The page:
Abstract: Accelerated gene evolution is a hallmark of pathogen adaptation and is crucial to enable host-range expansions and host-jumps. Effector proteins that are translocated into the host cell to facilitate infection evolve rapidly, leading to increased rates of adaptive mutations and presence/absence polymorphisms. Adaptive evolution has been demonstrated within Magnaporthe oryzae lineages, as with the AVR-Pik effector of the rice lineage. However, adaptive effector evolution associated with host jumps, i.e. across host-specific lineages, is poorly understood. Here, we describe a ubiquitous effector, APikL2, which effector belongs to a diverse effector family distributed across multiple host-specific lineages of M. oryzae. All effectors in this family show lineage-specific presence/absence polymorphisms with the exception APikL2, which is conserved across all lineages. Using biochemical, biophysical, and structural methods, we show an adaptive mutation in the binding interface expands the target-binding spectrum of APikL2 to heavy-metal associated domain containing proteins (HMAs). By reconstructing the ancestry and analysing the structural consequences of allelic diversification, we further identify a common mechanism of effector specialization across the family that involves two major interfaces. Together, our results provide detailed information about the molecular evolution of plant pathogen effectors and suggest effector diversification in a certain host-specific lineage that enabled host jumps.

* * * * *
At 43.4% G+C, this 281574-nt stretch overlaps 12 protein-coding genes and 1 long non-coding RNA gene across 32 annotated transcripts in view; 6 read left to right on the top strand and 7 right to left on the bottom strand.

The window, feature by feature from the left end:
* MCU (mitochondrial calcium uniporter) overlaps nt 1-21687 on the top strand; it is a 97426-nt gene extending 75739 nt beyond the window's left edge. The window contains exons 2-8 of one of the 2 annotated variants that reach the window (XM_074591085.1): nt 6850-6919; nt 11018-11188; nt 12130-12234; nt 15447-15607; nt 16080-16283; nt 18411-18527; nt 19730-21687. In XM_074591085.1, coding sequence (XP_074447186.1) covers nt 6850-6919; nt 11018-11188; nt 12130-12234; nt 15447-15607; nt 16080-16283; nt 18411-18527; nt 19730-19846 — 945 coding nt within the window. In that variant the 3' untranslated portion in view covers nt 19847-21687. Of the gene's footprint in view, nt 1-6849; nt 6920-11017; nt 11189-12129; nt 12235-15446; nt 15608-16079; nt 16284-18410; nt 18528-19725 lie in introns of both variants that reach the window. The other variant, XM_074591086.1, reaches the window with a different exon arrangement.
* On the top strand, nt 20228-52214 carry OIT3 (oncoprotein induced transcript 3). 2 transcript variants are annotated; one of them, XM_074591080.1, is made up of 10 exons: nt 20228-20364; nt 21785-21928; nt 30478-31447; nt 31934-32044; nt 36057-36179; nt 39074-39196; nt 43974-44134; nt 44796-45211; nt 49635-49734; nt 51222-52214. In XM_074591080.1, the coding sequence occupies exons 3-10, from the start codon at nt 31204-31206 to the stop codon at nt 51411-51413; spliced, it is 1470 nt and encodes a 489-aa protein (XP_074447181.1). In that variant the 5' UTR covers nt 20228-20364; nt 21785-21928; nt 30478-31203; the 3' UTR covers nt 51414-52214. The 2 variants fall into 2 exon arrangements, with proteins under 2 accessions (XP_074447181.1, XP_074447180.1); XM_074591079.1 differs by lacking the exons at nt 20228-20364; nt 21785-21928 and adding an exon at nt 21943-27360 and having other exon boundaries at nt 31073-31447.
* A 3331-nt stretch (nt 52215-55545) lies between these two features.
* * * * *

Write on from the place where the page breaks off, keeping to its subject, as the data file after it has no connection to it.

Bio: Adam Bentham first entered into plant immunity as an undergraduate student at Flinders University, South Australia, where he worked on the TIR domains of the flax NLRs M and L6 under the guidance of Peter Anderson. In 2014, he began a PhD between the labs of Peter Anderson and Bostjan Kobe (University of Queensland), where he trained as a biochemist & structural biologist. During his PhD, Adam worked under the supervision of Simon Williams (ANU) on the N-terminal domains of several NLRs including CC domains of Sr33, MLA10 and Rx, and the TIR domain of RPP1, addressing how self-association of the N-terminal domains of NLRs is related to signalling activity. In 2017, Adam joined the lab of Mark Banfield at the John Innes Centre, Norwich, as postdoctoral scientist on a shared ERC grant with Sophien Kamoun, where he works on the molecular mechanism of effector recognition by integrated domains in NLRs.